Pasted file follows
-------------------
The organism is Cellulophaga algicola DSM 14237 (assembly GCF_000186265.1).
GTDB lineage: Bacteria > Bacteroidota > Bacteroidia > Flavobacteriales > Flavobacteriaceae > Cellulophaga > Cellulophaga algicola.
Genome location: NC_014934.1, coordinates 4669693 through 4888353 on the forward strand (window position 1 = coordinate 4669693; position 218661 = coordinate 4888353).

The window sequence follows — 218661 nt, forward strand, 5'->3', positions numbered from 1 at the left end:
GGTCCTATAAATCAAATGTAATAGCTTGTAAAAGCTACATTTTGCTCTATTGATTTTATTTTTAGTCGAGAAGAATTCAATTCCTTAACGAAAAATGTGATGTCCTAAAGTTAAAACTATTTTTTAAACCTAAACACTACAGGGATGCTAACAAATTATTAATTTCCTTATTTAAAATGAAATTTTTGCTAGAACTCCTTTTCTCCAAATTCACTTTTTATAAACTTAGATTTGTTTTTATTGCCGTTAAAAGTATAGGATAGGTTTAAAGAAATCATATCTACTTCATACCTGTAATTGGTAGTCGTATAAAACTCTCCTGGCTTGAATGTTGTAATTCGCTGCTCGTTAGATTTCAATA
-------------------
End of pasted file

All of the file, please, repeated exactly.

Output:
The organism is Cellulophaga algicola DSM 14237 (assembly GCF_000186265.1).
GTDB lineage: Bacteria > Bacteroidota > Bacteroidia > Flavobacteriales > Flavobacteriaceae > Cellulophaga > Cellulophaga algicola.
Genome location: NC_014934.1, coordinates 4669693 through 4888353 on the forward strand (window position 1 = coordinate 4669693; position 218661 = coordinate 4888353).

The window sequence follows — 218661 nt, forward strand, 5'->3', positions numbered from 1 at the left end:
GGTCCTATAAATCAAATGTAATAGCTTGTAAAAGCTACATTTTGCTCTATTGATTTTATTTTTAGTCGAGAAGAATTCAATTCCTTAACGAAAAATGTGATGTCCTAAAGTTAAAACTATTTTTTAAACCTAAACACTACAGGGATGCTAACAAATTATTAATTTCCTTATTTAAAATGAAATTTTTGCTAGAACTCCTTTTCTCCAAATTCACTTTTTATAAACTTAGATTTGTTTTTATTGCCGTTAAAAGTATAGGATAGGTTTAAAGAAATCATATCTACTTCATACCTGTAATTGGTAGTCGTATAAAACTCTCCTGGCTTGAATGTTGTAATTCGCTGCTCGTTAGATTTCAATA